Elderberry juice, reduced with sweet spices (mace, ginger, pepper, cloves) and shallot. Stored to mature and used cold, a sauce for fish (Rundell 1807, Acton 1845, White 1932, etc).
The name may come from that of a type of dark-red grape, now rarely grown.
Original Receipt in 'A New System Of Domestic Cookery' by 'A Lady' (Mrs. Maria Eliza Ketelby Rundell) (Rundell 1807);
PONTAC KETCHUP FOR FISH.
Put ripe elderberries, picked from the stalk, into a stone jar, with as much strong vinegar as will cover them. Bake with the bread; and, while hot, strain. Boil the liquor with a sufficient quantity of cloves, mace, peppercorns and shalots, to give it a fine flavour. When that is obtained, put in half a pound of the finest anchovies to every quart of liquor: stir, and boil only until dissolved. When cold, put it into pint bottles, and tie double bladders over each cork. The same method should be observed for preserving all ketchups.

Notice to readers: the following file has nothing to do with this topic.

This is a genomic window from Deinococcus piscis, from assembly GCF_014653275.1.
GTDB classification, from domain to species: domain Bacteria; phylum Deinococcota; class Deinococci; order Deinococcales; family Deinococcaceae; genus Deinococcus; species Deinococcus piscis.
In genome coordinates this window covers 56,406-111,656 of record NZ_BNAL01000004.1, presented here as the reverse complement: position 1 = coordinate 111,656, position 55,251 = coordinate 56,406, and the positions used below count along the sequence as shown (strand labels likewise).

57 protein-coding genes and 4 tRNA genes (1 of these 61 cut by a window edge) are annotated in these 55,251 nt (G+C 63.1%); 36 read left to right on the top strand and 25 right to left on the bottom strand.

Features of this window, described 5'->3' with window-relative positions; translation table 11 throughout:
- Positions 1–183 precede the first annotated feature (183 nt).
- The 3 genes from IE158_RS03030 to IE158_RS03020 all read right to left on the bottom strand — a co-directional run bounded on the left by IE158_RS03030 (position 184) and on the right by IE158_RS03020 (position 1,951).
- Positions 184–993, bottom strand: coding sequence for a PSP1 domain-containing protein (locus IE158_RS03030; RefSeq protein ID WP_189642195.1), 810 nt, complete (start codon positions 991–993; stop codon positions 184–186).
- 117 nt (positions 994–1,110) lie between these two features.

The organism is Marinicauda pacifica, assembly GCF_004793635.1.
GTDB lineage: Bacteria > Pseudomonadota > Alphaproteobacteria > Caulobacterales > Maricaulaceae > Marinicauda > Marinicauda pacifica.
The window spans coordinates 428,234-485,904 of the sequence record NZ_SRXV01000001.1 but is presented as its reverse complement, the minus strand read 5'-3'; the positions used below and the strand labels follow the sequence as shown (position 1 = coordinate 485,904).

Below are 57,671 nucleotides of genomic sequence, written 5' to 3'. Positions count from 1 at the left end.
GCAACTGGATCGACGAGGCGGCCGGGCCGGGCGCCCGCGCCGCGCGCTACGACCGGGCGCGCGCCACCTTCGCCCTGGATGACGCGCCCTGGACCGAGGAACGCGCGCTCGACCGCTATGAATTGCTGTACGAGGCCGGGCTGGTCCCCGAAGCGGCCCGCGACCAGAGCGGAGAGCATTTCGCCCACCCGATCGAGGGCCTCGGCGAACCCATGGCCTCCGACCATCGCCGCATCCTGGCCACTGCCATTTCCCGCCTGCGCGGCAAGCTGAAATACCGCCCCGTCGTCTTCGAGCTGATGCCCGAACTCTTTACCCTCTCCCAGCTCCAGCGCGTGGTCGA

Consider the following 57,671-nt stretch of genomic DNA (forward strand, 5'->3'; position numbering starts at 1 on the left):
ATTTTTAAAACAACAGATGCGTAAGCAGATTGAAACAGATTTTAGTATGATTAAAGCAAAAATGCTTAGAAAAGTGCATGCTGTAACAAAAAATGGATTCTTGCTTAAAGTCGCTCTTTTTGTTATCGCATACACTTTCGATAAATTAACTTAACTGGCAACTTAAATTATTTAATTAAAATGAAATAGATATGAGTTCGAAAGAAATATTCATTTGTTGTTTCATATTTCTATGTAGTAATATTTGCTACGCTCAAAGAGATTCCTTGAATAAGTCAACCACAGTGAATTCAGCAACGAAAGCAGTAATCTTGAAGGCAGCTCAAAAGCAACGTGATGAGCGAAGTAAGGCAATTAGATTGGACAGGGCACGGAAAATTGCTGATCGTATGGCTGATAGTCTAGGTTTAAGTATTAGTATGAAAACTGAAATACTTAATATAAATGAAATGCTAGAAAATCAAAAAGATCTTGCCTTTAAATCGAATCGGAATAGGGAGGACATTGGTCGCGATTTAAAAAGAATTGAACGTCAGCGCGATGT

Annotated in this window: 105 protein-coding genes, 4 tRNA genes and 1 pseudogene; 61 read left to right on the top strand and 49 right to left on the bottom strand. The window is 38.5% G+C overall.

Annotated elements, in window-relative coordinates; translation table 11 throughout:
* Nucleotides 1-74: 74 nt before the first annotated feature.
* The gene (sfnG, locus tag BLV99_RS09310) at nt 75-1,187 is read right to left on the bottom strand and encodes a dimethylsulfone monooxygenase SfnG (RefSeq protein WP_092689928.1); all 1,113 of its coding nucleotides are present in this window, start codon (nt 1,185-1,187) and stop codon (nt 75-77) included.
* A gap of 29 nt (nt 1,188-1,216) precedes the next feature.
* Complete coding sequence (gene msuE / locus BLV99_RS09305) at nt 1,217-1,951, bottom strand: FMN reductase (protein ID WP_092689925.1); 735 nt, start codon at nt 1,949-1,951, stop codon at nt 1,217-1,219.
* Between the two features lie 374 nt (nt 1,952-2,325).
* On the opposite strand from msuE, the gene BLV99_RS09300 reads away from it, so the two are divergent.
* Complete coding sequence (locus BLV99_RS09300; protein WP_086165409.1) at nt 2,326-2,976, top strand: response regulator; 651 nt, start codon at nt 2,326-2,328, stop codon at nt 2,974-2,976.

MORE FROM Foods of England...|
Cookbooks ● Diary ● Index ● Magic Menu ● Random ● Really English? ● Timeline ● English Service ● Food Map of England ● Lost Foods ● Accompaniments ● Biscuits ● Breads ● Cakes and Scones ● Cheeses ● Classic Meals ● Curry Dishes ● Dairy ● Drinks ● Egg Dishes ● Fish ● Fruit ● Fruits & Vegetables ● Game & Offal ● Meat & Meat Dishes ● Pastries and Pies ● Pot Meals ● Poultry ● Preserves & Jams ● Puddings & Sweets ● Sauces and Spicery ● Sausages ● Scones ● Soups ● Sweets and Toffee ● About ... ●
COPYRIGHT and ALL RIGHTS RESERVED: © Glyn Hughes, Sunday 02 September 2018
BUILT WITH WHIMBERRY